Anti-jellysh netting to be installed in the Mar Menor on 20th May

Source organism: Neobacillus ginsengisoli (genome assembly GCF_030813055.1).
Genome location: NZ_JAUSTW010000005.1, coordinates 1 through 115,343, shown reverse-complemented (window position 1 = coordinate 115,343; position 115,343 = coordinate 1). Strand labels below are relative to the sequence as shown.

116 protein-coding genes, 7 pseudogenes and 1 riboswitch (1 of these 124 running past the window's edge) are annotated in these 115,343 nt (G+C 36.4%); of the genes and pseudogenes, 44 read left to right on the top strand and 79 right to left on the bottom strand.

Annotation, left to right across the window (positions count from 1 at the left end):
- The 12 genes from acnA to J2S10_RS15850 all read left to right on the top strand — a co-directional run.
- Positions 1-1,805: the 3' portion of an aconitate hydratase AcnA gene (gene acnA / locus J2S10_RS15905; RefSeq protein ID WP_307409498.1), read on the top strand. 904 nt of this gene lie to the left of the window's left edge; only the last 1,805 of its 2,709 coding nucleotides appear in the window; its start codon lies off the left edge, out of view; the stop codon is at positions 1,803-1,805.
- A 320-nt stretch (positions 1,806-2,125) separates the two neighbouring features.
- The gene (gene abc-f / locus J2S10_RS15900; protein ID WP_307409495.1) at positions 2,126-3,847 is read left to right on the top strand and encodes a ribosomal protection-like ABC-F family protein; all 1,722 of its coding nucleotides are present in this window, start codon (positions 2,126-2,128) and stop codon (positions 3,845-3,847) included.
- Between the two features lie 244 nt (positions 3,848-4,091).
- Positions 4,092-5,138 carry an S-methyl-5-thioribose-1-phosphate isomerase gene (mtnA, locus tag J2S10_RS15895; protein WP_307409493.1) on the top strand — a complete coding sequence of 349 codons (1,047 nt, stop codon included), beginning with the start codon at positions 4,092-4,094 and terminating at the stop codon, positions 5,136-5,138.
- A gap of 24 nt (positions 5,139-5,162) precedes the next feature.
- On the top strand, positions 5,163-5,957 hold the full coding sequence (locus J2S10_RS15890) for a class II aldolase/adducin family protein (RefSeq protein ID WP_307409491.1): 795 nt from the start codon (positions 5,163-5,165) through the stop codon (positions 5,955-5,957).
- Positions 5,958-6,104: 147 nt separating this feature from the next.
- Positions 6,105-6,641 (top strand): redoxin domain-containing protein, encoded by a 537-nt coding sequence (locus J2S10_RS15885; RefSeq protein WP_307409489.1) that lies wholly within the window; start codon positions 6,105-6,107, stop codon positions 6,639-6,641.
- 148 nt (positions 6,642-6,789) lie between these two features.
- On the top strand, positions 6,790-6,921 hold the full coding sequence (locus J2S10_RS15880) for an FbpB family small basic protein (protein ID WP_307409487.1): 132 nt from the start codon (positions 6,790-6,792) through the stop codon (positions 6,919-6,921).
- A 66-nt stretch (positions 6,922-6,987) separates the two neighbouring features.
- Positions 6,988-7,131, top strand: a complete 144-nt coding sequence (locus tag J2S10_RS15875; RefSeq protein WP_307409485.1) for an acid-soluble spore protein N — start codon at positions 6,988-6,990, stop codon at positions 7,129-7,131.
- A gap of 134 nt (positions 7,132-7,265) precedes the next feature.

The COEC local business association in Cartagena has announced that work to put in place the anti-jellysh netting which is installed every summer in the Mar Menor will begin this year on 20 May, protecting bathers from stinging tentacles at beaches throughout the lagoon. Last summer 1,100 nets were installed, affording protection to a total area of over 4.6 million square metres in 60 locations on the 70-kilometre shore of the Mar Menor, and the operation is never completed once the installation is nished.  It is then necessary to monitor and maintain the netting until the rst fortnight of October, when it is to be removed, and the use of six boats and the services of a dozen shermen belonging to the guild of San Pedro del Pinatar and four divers cost the regional government around half a million euros in 2018. When it is time to dismantle the nets after the summer, members of the Hippocampus association will be participating: last year this collaboration resulted in approximately 100 seahorses being rescued from the netting and released into the lagoon, providing a much-needed boost to the dwindling population of the species in the Mar Menor. Curiously, in recent years it appears that the need forthis netting has become less pronounced, with the number of jellysh spotted in the lagoon having been relatively low since 2015. As a result, in 2018 no boats were commissioned specically to haul huge shoals of the creatures out of the water as used to occur a few years ago, when it was possible to stand alongside the Canal del Estacio and witness jellysh streaming into the lagoon at a rate of hundreds per minute, and although it might seem odd they are being missed in some ways. The large “fried egg” jellysh (Cotylorhiza tuberculata) might appear frightening but its sting is not painful, and the species contributes to the recovery of the marine environment by ltering phytoplankton and zooplankton out of the water, so although swimmer might not agree biologists will be hoping to see the species return in large numbers this year”!